I killed about an hour in the Trappe park looking for a cache that wasn't there. Oh, I should not have done that. But I thought I had plenty of time! Next up was Great Marsh Park in Cambridge for another MML cache.
Just a picture of the bridge I came over on.
After I found the MML cache, I decided to try for one more in the park. This is a picture of it in the tree (it's on the tree branch).
A picture of a very secure flag. Government installation? No. Wal-Mart. I was just, umm, stopping by the Wal-Mart out of necessity. No caches in there!
I headed to Salisbury to pick up the final MML cache I needed to get the geocoin for the MML series! Whew! It was located at Poplar Hill Mansion.
This is Poplar Hill Mansion. They actually asked people in the description for the geocache not to try to locate this one at night because there is an attendant who lives there and they did not want to scare her with people coming in at odd hours to find the cache! Fortunately, I was here before lunchtime! Even more fortunately, I had the entire place to myself! And once I found it, I went and claimed my geocoin! Hooray! I was done with the MML cache series! That is, I had found enough of them to earn the geocoin. There are still some more sprinkled throughout the state, but I have all the time in the world to get to the rest of them now that I have the coin.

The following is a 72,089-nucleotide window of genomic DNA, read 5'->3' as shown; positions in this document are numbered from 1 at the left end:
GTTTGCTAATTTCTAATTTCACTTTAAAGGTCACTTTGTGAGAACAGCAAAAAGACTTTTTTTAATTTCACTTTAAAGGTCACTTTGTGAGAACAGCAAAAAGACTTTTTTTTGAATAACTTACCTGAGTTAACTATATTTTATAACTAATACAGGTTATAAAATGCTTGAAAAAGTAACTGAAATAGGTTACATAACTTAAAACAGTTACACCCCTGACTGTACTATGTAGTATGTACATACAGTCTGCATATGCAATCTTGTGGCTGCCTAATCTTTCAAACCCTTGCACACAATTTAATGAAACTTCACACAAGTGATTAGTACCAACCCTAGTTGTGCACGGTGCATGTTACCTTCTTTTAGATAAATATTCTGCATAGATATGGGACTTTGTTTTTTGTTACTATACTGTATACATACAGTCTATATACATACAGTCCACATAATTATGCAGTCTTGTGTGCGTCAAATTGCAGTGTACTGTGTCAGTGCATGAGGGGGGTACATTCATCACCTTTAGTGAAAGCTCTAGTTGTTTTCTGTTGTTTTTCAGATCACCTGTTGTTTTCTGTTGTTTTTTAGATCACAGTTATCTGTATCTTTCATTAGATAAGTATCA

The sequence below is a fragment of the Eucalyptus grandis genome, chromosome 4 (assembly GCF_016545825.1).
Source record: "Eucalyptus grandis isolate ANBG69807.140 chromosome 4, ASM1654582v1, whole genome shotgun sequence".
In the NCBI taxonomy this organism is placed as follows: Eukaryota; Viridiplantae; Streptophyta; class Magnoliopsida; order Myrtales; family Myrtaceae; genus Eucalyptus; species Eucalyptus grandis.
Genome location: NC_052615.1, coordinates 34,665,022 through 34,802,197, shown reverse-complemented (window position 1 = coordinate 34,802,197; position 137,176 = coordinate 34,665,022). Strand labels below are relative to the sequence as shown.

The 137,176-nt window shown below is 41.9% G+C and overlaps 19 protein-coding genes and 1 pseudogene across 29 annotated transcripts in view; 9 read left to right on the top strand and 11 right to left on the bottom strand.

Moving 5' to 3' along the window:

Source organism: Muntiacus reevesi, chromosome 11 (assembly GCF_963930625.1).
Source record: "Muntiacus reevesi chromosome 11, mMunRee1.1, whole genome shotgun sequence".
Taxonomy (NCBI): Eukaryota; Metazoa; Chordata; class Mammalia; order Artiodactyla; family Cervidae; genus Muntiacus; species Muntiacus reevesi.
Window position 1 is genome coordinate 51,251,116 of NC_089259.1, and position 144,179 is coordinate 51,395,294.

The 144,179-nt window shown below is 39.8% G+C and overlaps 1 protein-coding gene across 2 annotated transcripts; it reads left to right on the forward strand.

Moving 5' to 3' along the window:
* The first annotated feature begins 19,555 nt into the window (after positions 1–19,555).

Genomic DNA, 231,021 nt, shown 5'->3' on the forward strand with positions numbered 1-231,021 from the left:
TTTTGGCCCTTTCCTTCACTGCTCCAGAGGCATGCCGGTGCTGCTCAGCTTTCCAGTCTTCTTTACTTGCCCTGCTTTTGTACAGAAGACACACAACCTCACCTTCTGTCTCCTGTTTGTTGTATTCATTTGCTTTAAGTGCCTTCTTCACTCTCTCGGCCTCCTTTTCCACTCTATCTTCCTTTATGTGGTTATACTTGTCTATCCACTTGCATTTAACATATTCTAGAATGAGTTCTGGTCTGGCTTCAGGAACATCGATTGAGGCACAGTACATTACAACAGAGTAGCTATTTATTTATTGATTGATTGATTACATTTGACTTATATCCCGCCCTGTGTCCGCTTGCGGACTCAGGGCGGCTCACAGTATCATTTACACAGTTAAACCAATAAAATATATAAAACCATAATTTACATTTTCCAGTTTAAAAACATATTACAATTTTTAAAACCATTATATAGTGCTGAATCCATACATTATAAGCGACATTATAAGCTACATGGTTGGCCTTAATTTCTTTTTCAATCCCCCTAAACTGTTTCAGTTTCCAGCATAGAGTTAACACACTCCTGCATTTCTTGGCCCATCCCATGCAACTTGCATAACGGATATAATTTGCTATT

I was trying to be artsy with this picture. It really didn't work. But you get to see it anyway! There was supposed to be a cache here, but I never found it. But remember when I said I had to finish up all those CAM 2009 caches? And do you remember how I have not said I have found any of them today yet?
And remember how I said I had all the time in the world to find the rest of the MML caches? Well, no time like the present. This gazebo is in Delmar, Maryland, and if you have photo editing software and can boost the gamma of this picture, you will just be able to make out the cache container under the gazebo.